Article 31: On land, mammals begin to dominate in this period, except in Australia. They continue to grow larger and larger, in good harmony with the expansion of grasslands and prairies.
The Oligocene Period of the Earth’s history lasts 11 million years, beginning 34 and ending 23 million years ago.
Although it lasts only a “short” 11 million years, a number of major changes occur during this time. These changes include the appearance of the first elephants with trunks, early horses and the appearance of evergreen trees and of many grasses — plants that will produce extensive grasslands in the following epoch, the Miocene.
Restoration of Oligocene fauna of North America. Credit to Jay Matternes
A landscape about 32 million years ago, in what is now the northern Great Plains at Badlands National Park, South Dakota. The forest, primarily mixed deciduous trees and conifers, is confined to the vicinity of the stream and nearby floodplain. A group of early horses is being stalked by Hoplophoneus, a saber-toothed nimravid carnivore. Credit to AMNH.
As a result of the cooling trend prevalent throughout the Oligocene Epoch, the lives and habitats of many organisms are directly affected. In the oceans, marine biotic provinces become more fragmented. The cooling trend is also responsible for the reduced diversity in marine plankton, the foundation of the food chain.
On land, mammals such as horses, deer, camels, elephants, cats, dogs and primates begin to dominate, except in Australia. Mammals still continue to grow larger and larger. The continuation of land mammal and faunal migration between Asia and North America is responsible for the dispersion of several lineages to new continents. Diurnal raptors such as falcons, eagles and hawks, along with seven to ten families of rodents, also first appear during the Oligocene. The bulk feeding in the open grasslands and savannas that occurs in this period, results in the increase of general herbivore size. As an example, ungulates continue to get larger throughout the Oligocene.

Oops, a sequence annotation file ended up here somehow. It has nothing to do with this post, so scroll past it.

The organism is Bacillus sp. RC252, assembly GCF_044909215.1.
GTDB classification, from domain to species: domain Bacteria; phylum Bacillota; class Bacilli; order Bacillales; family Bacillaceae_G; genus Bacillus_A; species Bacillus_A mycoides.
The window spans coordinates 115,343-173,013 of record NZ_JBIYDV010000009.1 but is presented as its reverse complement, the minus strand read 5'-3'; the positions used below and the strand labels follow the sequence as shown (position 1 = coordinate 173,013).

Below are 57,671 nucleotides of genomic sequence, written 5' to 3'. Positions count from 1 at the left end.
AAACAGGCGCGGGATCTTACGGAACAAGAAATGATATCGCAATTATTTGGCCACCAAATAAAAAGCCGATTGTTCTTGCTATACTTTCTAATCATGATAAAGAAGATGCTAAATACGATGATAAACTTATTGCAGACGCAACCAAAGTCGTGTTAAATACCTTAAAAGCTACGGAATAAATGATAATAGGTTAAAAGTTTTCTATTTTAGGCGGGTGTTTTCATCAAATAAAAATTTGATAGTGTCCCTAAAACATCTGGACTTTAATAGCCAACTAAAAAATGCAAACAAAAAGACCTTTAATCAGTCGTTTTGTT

An extract from Rudolph F. Zallinger’s mural ‘The Age of Mammals’, showing reconstructions of Oligocene mammals. From left to right these are the creodont Hyaenodon; the saber-toothed nimravid Hoplophoneus; the horse Mesohippus; Subhyracodon, a hornless rhino; Protapirus, an early tapir; the primitive camel Poebrotherium and the anthracotherid artiodactyl Bothriodon. Credit to Yale University
The early Oligocene is marked by a multitude of different events, ranging from the appearance of new groups, such as elephants, to the decline in taxonomic diversity in middle- and high-latitude forests.
The mid-Oligocene is marked by a worldwide marine regression; this includes a decline in the total number of marine species.
On land, the first of the open grassland faunas appear in Mongolia.
The late Oligocene is marked by the expansion of grasslands and prairies, that are intimately linked to the expansion of grazing animals. Horses experience a period of diversification. Primitive beavers appear and the earliest of the New World monkeys inhabit South America.
During this period, the continents continue to drift toward their present positions. Antarctica becomes more isolated and finally develops an ice cap. Mountain building in western North America continues and the Alps start to rise in Europe, as the African plate continues to push north into the Eurasian plate, isolating the remnants of the Tethys Sea. There appears to have been a land bridge in the early Oligocene between North America and Europe, since the faunas of the two regions are very similar.
The Antarctic Circumpolar Current is the only place on earth where ocean water can circulate around the globe without running into landmasses. The current flows from west to east for more than 12.400 miles around Antarctica, making it the largest current in the world.
Sometime during the Oligocene, South America is finally detached from Antarctica and drifts north towards North America. It allows the Antarctic Circumpolar Current to flow, rapidly cooling the Antarctic continent.
Thanks to the University of California, Berkeley, Museum of Paleontology